Deriving from this, subcultural resistance is reflected through their style openly, whereas the dominant culture tries to impose their ideas through their hegemony over the subordinate because hegemony is 'felt' rather than 'seen' i.e. it is imperceptible rather than openly acknowledged.

The subcultural youth uses their distinctive styles as a tool not only for their resistance but also for conveying their ideology which is shared by the same closely-knit group members. Dick Hebdige explains this as follows: "..these subcultural groups deliberately cultivate a style of dress, music, behaviour which is esoteric and antagonistic of mainstream culture.

The styles of an average person are chosen according to their tastes and financial means. Their clothes indicate their class, status, self-image and attractiveness. They are expressive of 'normality' as opposed to 'deviance'. On the other hand, the deviant group's (i.e. those members of a subcultural group) intention is to stand apart with a visible construction which involves a 'loaded choice' in Hebdige's terms; i.e. that they are consciously seeking to choose modes of dress that express 'resistance'; or 'deviance' from the norms established by the dominant group.

The Rockers, one of the widespread and universal subcultural groups, popular since the 1960s, choose their clothing to symbolise mastery, freedom, intimidation and rebellion: black leather jackets, studs, boots and jeans, often accompanied with a high-performance motorbike. This example also demonstrates that subcultures are collective in character. They endeavour to define and identify themselves as a group that has common interests and ideologies and aims. The adaptation and adoption of objects in creating the particular styles, display their collectivity.
As Durkheim stated, these goods and possessions allow a group to recognise itself and to be recognised by others. For instance, the Skinheads of the 1970s shaved their heads to the skull and rolled their jeans up in an attempt to express their aggressive racism and violence.

Yet such modes of dress should not be thought of as fixed. At this point the subcultural youth seeks for new material because variety is achieved through its dynamic structure and this leads to searching for different commodities in the market. In this sense, the subcultural group might be thought of as participating in the capitalist-led consumer society; but such groups, although part of this group, may nonetheless fall into a clash not only with the 'so-called' dominant culture but also with their working class families and peers who may be conformists, i.e. members of the dominant culture. Herein lies a paradox; subcultural groups may require financial support from the dominant culture-represented by their 'conformist' families, in order to create the essence of their style to be recognised as the member of a subculture which they favour but which is not approved by their families. When the family objects and does not provide the money for the commodities, members of a subculture can find other ways of exploiting the dominant culture by finding part-time jobs. To show how subcultural groups exploit the dominant culture we can refer to the Mods, who in fact were working class but who attempted to detach themselves from their origin with their elegant and neat image. They wore suits, put on make up, and carried purses. They were supposed to be the pioneers of what we might call subcultural 'consumerism'. Let us now move on to the creation of the style of different youth subcultures. The subcultural youth has the real capacity to symbolise 'otherness' by shocking the 'straights' in Hebdige's terms. Their style may come forward intentionally in the form of "bricolage".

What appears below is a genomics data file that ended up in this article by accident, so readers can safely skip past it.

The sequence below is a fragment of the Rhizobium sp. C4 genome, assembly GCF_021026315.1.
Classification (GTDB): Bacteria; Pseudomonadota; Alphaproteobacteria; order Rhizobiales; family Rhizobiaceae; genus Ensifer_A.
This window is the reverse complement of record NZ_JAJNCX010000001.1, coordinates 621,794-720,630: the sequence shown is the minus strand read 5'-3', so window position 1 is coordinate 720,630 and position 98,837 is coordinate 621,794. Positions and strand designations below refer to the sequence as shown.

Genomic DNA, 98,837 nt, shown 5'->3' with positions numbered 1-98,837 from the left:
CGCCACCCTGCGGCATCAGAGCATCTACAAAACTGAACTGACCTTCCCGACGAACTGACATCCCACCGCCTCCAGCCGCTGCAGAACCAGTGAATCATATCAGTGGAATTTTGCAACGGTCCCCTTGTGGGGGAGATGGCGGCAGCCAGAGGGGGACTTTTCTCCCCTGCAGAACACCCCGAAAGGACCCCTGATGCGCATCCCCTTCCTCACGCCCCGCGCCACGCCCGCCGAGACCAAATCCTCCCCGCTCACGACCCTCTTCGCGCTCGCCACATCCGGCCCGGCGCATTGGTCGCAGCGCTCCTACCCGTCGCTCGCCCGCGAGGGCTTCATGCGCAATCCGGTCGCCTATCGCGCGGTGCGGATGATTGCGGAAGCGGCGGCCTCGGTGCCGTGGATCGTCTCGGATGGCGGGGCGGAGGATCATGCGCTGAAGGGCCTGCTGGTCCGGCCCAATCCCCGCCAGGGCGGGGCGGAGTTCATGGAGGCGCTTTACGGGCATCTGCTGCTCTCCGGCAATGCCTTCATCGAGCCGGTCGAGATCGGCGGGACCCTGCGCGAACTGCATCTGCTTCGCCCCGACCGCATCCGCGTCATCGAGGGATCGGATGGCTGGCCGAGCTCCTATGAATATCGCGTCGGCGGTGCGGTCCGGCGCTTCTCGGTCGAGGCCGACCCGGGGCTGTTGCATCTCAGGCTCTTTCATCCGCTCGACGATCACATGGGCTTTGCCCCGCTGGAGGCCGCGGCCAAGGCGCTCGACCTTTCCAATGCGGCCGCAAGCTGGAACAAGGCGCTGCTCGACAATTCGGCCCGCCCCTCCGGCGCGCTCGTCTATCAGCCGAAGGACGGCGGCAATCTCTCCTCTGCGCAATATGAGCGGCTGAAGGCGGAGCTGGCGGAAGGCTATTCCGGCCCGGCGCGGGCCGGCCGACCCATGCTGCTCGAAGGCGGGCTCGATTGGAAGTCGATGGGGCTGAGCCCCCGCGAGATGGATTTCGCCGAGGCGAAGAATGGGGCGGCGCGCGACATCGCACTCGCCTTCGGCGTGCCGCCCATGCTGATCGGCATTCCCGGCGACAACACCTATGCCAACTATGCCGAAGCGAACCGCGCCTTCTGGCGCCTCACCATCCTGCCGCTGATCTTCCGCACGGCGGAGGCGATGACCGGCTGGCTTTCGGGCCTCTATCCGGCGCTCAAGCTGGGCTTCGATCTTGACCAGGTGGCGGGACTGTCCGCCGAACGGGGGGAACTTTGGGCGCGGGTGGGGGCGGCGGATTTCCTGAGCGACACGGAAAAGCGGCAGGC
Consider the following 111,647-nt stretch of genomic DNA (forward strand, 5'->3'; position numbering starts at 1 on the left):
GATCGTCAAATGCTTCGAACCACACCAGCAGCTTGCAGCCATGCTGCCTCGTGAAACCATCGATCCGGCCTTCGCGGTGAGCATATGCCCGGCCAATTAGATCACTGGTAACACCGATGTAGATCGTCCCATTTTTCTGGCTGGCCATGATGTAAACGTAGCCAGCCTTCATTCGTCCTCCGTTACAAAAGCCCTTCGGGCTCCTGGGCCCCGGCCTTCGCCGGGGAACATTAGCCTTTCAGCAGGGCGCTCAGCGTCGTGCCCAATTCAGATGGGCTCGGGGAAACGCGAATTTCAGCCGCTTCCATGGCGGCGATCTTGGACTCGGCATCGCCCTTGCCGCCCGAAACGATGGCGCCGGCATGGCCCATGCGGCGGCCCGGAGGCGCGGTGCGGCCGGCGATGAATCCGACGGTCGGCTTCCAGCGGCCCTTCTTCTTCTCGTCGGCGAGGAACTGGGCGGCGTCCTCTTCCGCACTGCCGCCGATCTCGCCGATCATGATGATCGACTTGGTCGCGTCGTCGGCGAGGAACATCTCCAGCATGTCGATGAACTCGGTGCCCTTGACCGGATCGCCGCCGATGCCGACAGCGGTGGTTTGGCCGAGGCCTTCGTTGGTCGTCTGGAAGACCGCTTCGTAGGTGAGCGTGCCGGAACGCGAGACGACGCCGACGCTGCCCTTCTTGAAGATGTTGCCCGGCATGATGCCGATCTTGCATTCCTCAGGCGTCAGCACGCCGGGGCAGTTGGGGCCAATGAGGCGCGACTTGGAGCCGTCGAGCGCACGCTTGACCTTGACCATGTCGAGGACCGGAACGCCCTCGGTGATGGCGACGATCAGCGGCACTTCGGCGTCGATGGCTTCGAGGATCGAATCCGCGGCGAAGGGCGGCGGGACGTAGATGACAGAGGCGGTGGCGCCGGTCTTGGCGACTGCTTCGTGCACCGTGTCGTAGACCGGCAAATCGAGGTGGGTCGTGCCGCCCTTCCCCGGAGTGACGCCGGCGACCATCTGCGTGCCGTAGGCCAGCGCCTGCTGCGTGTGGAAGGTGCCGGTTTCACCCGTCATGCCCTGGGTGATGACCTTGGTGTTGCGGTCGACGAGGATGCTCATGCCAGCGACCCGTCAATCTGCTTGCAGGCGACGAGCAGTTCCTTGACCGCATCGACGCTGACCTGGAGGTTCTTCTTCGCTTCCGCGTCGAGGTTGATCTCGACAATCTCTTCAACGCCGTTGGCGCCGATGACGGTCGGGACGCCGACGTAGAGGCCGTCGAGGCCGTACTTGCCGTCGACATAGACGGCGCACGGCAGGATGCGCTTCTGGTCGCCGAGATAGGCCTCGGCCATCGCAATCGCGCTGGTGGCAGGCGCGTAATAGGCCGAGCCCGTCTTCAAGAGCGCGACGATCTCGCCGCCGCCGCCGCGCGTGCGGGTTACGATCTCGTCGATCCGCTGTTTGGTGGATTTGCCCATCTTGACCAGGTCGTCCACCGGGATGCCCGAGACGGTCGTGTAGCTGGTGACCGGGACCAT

Originally, bricolage derives from the structuralist, Levi-Strauss' view, where things are put to use in ways they were intended to dislocate them from their 'normal context'. In the process of re-contextualising, the bricoleur who attaches fresh meaning to the objects, puts the chosen objects together and makes re-organisations.